An independent investigation into mortgage payment safety nets has found little to recommend in Mortgage Payment Protection Insurance (MPPI). Paying the mortgage? A systematic literature review of safety nets for homeowners, from the Centre for Housing Policy at York University, found that while 13% of those in mortgage arrears had MPPI, only 1% had made a claim on the policy.
The report put this down to the many circumstances leading to arrears which are not being covered by the insurance, such as relationship break-downs and having to give up work to care for relatives. Karen Croucher, a research fellow at York University and co-author of the report, said: ‘Quite a lot of reasons why people go into arrears on a mortgage are unrelated to the things covered by MPPI. The product does what it says on the box. In case of accident, sickness or unemployment it pays your mortgage for a year, it is not a dishonest product, it is just limited.’
The report noted that there was little relation between perceived or real insecurity and take up of the product, and that between 40% and 50% of mortgagors would get little benefit from MPPI as they have sufficient savings or other household income to cover mortgage payment.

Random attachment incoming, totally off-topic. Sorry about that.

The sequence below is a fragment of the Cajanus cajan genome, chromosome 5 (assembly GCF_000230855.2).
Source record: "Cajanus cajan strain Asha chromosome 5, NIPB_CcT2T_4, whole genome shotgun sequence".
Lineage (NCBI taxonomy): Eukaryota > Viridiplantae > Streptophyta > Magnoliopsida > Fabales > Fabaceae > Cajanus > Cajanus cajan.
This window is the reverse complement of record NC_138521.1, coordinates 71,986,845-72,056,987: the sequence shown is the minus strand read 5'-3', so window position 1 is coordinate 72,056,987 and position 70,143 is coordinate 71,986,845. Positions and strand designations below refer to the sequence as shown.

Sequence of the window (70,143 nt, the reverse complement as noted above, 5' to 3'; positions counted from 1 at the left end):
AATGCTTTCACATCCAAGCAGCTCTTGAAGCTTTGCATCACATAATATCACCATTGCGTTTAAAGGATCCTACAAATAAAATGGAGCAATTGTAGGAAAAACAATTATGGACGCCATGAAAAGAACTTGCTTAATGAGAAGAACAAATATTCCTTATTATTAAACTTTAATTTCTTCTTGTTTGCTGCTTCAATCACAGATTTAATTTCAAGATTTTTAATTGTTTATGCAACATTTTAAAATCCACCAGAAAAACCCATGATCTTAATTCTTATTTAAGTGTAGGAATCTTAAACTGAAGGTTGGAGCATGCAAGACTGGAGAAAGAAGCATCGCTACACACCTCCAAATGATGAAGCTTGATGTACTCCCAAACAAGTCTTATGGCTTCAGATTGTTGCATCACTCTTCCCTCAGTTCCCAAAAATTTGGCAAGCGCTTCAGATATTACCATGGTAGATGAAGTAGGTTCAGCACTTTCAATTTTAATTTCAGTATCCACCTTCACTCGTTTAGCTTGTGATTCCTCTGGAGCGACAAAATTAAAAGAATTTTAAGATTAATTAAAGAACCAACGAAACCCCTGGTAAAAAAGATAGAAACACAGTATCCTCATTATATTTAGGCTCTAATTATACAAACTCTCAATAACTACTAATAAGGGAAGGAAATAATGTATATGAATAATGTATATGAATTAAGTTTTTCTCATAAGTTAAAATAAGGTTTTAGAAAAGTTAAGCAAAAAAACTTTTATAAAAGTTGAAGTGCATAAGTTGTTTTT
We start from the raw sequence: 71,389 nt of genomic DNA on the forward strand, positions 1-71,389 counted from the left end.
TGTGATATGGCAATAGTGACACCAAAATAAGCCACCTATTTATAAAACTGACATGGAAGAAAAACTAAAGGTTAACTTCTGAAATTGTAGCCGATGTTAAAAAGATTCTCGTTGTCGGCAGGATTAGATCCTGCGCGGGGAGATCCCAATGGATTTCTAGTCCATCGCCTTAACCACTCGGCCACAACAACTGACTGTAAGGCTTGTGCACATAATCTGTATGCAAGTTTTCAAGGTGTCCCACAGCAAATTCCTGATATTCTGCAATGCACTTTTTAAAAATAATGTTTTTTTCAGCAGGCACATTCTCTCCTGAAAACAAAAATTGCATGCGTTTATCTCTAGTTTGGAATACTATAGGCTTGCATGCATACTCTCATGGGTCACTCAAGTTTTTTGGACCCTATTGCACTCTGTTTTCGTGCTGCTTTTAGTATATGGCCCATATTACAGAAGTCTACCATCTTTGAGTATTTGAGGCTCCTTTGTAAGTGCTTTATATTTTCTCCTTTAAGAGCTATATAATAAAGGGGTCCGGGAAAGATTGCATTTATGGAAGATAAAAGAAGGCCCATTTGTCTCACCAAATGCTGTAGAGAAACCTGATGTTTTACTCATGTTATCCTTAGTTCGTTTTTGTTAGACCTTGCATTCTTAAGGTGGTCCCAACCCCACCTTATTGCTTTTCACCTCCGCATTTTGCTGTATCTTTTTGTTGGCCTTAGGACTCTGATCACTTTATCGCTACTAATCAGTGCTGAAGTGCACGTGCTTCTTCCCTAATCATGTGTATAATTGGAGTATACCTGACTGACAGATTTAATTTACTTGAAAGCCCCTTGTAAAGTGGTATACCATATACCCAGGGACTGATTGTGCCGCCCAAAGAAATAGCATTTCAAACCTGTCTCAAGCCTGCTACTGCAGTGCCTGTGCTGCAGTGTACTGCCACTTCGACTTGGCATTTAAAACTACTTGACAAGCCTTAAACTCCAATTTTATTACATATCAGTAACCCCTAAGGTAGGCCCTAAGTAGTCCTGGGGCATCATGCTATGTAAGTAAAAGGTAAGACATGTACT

Charles Ansdell, senior technical adviser at intermediary Inter Alliance, pointed out that while MPPI is not comprehensive it has got a lot better over the last two or three years. He said: ‘The product is still young, and it takes time before products are priced efficiently and risks are insured effectively. MPPI is by no means the finished product. Because it is basic insurance and not individually underwritten it has exemptions. It is possible that it will move towards individual underwriting which would make it more inclusive.’
The authors acknowledged the low opinion of MPPI in the eyes of intermediaries, but refused to condemn the product themselves. ‘We, as a team, just looked at the evidence, and there is not a lot of evidence that MPPI is good value for money. However we would be cautious about our conclusions, it works for people some of the time,’ said Croucher.